Pope John Paul II (1920–2005)
ROBERT P. GEORGE AND GERARD V. BRADLEY
“The sheer drama of Karol Wojtyla's life would defy the imagination of the most fanciful screenwriter,”1 writes his admiring biographer George Weigel about the man who would become Pope John Paul II. Born just months after Poland regained its independence, Wojtyla came of age—as student, actor, athlete, seminarian, and manual laborer—during the Nazi occupation. As a young priest he studied in Rome, earned two doctoral degrees, and served twenty years as a professor of ethics. Pope Pius XII made Wojtyla an auxiliary bishop in 1957. As Archbishop of Krakow, he actively participated in all the sessions of the Second Vatican Council (1962–65), making significant interventions during discussions of Dignitatis humanae and Gaudium et spes—the documents on religious liberty and the church in the modern world.2
When Cardinal Wojtyla was consecrated as Pope John Paul II in 1978, he became the first non-Italian pontiff in centuries. He has also become the most traveled and the most prolific writer of all the popes. John Paul II promulgated a new Code of Canon Law in 1983, issued a much-debated constitution on Catholic universities, Ex corde Ecclesiae, in 1990, and promulgated a universal Catechism of the Catholic Church in 1997, the first since the Catechism of the Council of Trent (1566).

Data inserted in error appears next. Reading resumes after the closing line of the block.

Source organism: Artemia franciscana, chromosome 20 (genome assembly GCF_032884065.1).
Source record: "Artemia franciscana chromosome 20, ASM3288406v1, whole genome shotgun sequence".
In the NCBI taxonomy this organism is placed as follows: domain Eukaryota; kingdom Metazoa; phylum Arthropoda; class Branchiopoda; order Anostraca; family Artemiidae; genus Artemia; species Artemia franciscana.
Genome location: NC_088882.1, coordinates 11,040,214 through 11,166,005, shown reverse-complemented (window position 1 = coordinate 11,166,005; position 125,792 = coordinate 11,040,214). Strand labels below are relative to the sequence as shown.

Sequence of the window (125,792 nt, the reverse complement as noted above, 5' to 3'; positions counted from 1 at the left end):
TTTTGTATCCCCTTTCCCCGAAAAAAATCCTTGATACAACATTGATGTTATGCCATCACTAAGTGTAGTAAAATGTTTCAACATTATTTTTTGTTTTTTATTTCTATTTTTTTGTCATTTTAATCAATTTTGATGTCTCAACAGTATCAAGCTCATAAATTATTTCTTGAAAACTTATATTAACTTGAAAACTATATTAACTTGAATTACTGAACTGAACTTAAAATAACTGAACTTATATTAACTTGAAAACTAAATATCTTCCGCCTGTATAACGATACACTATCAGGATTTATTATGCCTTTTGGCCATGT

As part of his unblinking engagement with modern secularism, and in the face of widespread dissent by some theologians and others, John Paul II initiated an unprecedented systematic investigation of the foundations of Catholic moral theology. Veritatis splendor, the 1993 encyclical on moral theology, is the main fruit of this effort so far, an effort to bring forth an integral Christian humanism.
John Paul II is surely among the twentieth century's most significant persons, a world historical figure of the first rank. He played a critical role